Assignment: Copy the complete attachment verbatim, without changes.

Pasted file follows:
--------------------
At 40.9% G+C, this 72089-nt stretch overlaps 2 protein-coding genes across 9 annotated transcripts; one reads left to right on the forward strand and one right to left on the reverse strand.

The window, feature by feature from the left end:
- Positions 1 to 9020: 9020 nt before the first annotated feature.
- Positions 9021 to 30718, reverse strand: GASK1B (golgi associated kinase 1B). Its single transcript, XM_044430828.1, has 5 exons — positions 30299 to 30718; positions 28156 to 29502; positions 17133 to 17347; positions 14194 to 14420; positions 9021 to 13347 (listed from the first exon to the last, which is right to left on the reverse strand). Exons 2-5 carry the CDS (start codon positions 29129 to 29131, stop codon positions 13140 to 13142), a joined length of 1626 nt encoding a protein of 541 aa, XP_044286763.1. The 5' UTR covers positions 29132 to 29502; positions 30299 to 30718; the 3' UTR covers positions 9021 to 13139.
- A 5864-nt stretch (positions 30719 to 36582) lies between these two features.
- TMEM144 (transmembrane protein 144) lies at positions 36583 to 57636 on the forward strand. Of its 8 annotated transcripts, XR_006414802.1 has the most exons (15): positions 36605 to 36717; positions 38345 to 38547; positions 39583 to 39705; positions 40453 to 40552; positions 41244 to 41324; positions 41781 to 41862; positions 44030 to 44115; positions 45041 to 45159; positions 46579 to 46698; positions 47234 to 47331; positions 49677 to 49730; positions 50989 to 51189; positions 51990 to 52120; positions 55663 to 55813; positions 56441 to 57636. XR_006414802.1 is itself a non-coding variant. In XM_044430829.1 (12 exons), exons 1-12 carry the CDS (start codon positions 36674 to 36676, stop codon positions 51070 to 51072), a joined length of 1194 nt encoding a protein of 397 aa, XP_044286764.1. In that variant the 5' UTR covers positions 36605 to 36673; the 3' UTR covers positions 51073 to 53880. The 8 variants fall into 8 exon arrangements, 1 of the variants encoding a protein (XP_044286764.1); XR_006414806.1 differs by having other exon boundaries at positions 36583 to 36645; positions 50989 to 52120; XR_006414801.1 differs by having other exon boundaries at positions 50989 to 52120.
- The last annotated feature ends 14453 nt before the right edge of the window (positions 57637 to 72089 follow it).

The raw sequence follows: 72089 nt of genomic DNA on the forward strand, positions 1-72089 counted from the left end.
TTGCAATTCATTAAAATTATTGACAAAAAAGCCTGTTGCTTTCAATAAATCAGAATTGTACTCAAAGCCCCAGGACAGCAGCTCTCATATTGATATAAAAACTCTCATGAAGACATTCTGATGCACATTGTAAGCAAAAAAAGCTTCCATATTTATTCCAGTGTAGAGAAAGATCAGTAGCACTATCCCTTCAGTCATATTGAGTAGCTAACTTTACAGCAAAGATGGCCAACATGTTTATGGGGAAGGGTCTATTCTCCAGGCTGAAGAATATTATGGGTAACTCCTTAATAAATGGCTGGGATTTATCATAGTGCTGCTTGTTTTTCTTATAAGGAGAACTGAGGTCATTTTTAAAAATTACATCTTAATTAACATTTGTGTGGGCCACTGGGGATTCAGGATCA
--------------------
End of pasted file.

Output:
At 40.9% G+C, this 72089-nt stretch overlaps 2 protein-coding genes across 9 annotated transcripts; one reads left to right on the forward strand and one right to left on the reverse strand.

The window, feature by feature from the left end:
- Positions 1 to 9020: 9020 nt before the first annotated feature.
- Positions 9021 to 30718, reverse strand: GASK1B (golgi associated kinase 1B). Its single transcript, XM_044430828.1, has 5 exons — positions 30299 to 30718; positions 28156 to 29502; positions 17133 to 17347; positions 14194 to 14420; positions 9021 to 13347 (listed from the first exon to the last, which is right to left on the reverse strand). Exons 2-5 carry the CDS (start codon positions 29129 to 29131, stop codon positions 13140 to 13142), a joined length of 1626 nt encoding a protein of 541 aa, XP_044286763.1. The 5' UTR covers positions 29132 to 29502; positions 30299 to 30718; the 3' UTR covers positions 9021 to 13139.
- A 5864-nt stretch (positions 30719 to 36582) lies between these two features.
- TMEM144 (transmembrane protein 144) lies at positions 36583 to 57636 on the forward strand. Of its 8 annotated transcripts, XR_006414802.1 has the most exons (15): positions 36605 to 36717; positions 38345 to 38547; positions 39583 to 39705; positions 40453 to 40552; positions 41244 to 41324; positions 41781 to 41862; positions 44030 to 44115; positions 45041 to 45159; positions 46579 to 46698; positions 47234 to 47331; positions 49677 to 49730; positions 50989 to 51189; positions 51990 to 52120; positions 55663 to 55813; positions 56441 to 57636. XR_006414802.1 is itself a non-coding variant. In XM_044430829.1 (12 exons), exons 1-12 carry the CDS (start codon positions 36674 to 36676, stop codon positions 51070 to 51072), a joined length of 1194 nt encoding a protein of 397 aa, XP_044286764.1. In that variant the 5' UTR covers positions 36605 to 36673; the 3' UTR covers positions 51073 to 53880. The 8 variants fall into 8 exon arrangements, 1 of the variants encoding a protein (XP_044286764.1); XR_006414806.1 differs by having other exon boundaries at positions 36583 to 36645; positions 50989 to 52120; XR_006414801.1 differs by having other exon boundaries at positions 50989 to 52120.
- The last annotated feature ends 14453 nt before the right edge of the window (positions 57637 to 72089 follow it).

The raw sequence follows: 72089 nt of genomic DNA on the forward strand, positions 1-72089 counted from the left end.
TTGCAATTCATTAAAATTATTGACAAAAAAGCCTGTTGCTTTCAATAAATCAGAATTGTACTCAAAGCCCCAGGACAGCAGCTCTCATATTGATATAAAAACTCTCATGAAGACATTCTGATGCACATTGTAAGCAAAAAAAGCTTCCATATTTATTCCAGTGTAGAGAAAGATCAGTAGCACTATCCCTTCAGTCATATTGAGTAGCTAACTTTACAGCAAAGATGGCCAACATGTTTATGGGGAAGGGTCTATTCTCCAGGCTGAAGAATATTATGGGTAACTCCTTAATAAATGGCTGGGATTTATCATAGTGCTGCTTGTTTTTCTTATAAGGAGAACTGAGGTCATTTTTAAAAATTACATCTTAATTAACATTTGTGTGGGCCACTGGGGATTCAGGATCA